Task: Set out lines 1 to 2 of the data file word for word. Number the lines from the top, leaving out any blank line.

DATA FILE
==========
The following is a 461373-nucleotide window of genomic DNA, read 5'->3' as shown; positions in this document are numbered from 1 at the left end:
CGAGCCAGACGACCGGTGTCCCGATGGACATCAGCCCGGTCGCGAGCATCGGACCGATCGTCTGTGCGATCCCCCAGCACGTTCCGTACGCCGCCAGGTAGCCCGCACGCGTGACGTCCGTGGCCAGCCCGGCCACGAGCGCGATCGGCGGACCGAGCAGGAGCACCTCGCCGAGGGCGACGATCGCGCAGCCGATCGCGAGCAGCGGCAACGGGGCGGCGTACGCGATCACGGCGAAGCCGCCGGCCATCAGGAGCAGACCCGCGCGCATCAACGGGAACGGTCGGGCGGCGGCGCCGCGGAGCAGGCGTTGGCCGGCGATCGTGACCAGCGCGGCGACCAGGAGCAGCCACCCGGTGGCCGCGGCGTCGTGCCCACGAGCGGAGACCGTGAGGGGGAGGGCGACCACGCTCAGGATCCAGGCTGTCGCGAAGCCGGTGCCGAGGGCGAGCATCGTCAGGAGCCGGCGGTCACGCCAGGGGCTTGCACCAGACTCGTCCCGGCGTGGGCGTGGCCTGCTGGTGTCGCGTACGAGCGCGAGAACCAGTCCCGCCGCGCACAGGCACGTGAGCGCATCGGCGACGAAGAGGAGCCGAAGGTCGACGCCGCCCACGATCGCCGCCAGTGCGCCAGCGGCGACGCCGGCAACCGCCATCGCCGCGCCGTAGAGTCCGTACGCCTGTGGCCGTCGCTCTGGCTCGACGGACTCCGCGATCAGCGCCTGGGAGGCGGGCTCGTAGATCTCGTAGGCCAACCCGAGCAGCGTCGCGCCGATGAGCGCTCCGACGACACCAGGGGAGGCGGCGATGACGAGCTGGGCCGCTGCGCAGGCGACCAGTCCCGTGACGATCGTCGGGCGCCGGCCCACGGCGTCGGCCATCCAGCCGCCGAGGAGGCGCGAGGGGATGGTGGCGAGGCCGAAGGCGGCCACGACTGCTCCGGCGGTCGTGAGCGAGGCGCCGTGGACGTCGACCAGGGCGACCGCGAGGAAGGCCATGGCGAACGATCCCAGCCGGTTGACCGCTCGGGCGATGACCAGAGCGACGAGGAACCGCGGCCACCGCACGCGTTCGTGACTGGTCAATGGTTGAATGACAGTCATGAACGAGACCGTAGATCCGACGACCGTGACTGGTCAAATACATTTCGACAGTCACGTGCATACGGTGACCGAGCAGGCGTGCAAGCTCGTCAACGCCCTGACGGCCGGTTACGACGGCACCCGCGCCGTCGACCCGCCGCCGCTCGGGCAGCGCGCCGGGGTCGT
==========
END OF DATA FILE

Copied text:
The following is a 461373-nucleotide window of genomic DNA, read 5'->3' as shown; positions in this document are numbered from 1 at the left end:
CGAGCCAGACGACCGGTGTCCCGATGGACATCAGCCCGGTCGCGAGCATCGGACCGATCGTCTGTGCGATCCCCCAGCACGTTCCGTACGCCGCCAGGTAGCCCGCACGCGTGACGTCCGTGGCCAGCCCGGCCACGAGCGCGATCGGCGGACCGAGCAGGAGCACCTCGCCGAGGGCGACGATCGCGCAGCCGATCGCGAGCAGCGGCAACGGGGCGGCGTACGCGATCACGGCGAAGCCGCCGGCCATCAGGAGCAGACCCGCGCGCATCAACGGGAACGGTCGGGCGGCGGCGCCGCGGAGCAGGCGTTGGCCGGCGATCGTGACCAGCGCGGCGACCAGGAGCAGCCACCCGGTGGCCGCGGCGTCGTGCCCACGAGCGGAGACCGTGAGGGGGAGGGCGACCACGCTCAGGATCCAGGCTGTCGCGAAGCCGGTGCCGAGGGCGAGCATCGTCAGGAGCCGGCGGTCACGCCAGGGGCTTGCACCAGACTCGTCCCGGCGTGGGCGTGGCCTGCTGGTGTCGCGTACGAGCGCGAGAACCAGTCCCGCCGCGCACAGGCACGTGAGCGCATCGGCGACGAAGAGGAGCCGAAGGTCGACGCCGCCCACGATCGCCGCCAGTGCGCCAGCGGCGACGCCGGCAACCGCCATCGCCGCGCCGTAGAGTCCGTACGCCTGTGGCCGTCGCTCTGGCTCGACGGACTCCGCGATCAGCGCCTGGGAGGCGGGCTCGTAGATCTCGTAGGCCAACCCGAGCAGCGTCGCGCCGATGAGCGCTCCGACGACACCAGGGGAGGCGGCGATGACGAGCTGGGCCGCTGCGCAGGCGACCAGTCCCGTGACGATCGTCGGGCGCCGGCCCACGGCGTCGGCCATCCAGCCGCCGAGGAGGCGCGAGGGGATGGTGGCGAGGCCGAAGGCGGCCACGACTGCTCCGGCGGTCGTGAGCGAGGCGCCGTGGACGTCGACCAGGGCGACCGCGAGGAAGGCCATGGCGAACGATCCCAGCCGGTTGACCGCTCGGGCGATGACCAGAGCGACGAGGAACCGCGGCCACCGCACGCGTTCGTGACTGGTCAATGGTTGAATGACAGTCATGAACGAGACCGTAGATCCGACGACCGTGACTGGTCAAATACATTTCGACAGTCACGTGCATACGGTGACCGAGCAGGCGTGCAAGCTCGTCAACGCCCTGACGGCCGGTTACGACGGCACCCGCGCCGTCGACCCGCCGCCGCTCGGGCAGCGCGCCGGGGTCGT